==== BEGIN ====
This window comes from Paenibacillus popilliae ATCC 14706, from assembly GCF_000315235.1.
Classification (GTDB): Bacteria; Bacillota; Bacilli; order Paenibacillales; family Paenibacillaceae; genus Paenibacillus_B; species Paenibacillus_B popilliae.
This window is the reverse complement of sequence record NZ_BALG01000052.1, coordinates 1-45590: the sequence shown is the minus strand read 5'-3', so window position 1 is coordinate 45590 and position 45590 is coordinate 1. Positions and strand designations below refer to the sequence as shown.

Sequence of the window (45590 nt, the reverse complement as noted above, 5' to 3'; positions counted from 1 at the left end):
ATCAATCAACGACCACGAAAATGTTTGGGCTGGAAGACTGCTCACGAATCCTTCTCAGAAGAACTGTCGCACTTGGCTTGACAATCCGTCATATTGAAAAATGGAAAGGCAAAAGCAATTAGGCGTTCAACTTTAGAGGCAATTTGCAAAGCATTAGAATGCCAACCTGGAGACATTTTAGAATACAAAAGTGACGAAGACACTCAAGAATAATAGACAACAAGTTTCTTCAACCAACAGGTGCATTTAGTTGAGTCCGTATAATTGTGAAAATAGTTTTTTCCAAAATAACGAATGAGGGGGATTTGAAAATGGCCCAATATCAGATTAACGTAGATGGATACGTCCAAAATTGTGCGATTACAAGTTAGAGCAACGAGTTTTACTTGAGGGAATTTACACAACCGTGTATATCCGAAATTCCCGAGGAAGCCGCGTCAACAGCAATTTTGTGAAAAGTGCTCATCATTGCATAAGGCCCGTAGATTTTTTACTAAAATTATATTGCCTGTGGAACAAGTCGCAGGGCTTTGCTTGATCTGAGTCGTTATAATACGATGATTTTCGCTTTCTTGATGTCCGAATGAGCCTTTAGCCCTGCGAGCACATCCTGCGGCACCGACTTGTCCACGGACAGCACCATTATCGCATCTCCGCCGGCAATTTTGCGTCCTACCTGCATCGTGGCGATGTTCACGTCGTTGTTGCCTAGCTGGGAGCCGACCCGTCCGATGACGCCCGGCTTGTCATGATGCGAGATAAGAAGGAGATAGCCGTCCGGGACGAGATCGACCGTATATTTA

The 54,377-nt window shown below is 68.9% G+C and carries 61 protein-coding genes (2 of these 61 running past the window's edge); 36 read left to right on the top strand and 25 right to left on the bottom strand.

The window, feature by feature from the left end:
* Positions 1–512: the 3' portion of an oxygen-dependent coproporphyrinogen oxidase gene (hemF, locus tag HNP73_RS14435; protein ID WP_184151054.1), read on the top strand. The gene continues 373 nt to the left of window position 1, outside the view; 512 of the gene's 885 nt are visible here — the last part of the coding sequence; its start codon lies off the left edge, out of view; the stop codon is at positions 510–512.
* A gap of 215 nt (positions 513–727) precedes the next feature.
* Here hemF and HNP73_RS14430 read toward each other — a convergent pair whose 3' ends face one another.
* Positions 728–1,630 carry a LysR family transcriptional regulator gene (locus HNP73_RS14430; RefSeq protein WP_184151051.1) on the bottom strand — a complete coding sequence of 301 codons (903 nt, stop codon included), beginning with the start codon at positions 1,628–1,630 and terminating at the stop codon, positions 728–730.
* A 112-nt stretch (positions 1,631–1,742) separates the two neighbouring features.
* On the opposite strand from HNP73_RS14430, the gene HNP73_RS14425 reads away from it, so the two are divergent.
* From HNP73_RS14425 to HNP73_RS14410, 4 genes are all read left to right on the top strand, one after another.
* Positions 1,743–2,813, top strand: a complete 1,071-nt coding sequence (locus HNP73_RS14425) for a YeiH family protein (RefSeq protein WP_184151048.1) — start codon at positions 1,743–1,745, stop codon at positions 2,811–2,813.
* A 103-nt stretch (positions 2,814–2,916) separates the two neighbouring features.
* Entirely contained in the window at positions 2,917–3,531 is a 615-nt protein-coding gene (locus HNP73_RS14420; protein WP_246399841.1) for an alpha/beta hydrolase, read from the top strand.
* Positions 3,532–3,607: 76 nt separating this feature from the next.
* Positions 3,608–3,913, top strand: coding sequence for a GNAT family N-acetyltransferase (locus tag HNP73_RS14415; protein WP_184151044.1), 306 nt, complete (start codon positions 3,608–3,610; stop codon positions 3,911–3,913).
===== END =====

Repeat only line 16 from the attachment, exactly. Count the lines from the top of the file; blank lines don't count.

* A 103-nt stretch (positions 2,814–2,916) separates the two neighbouring features.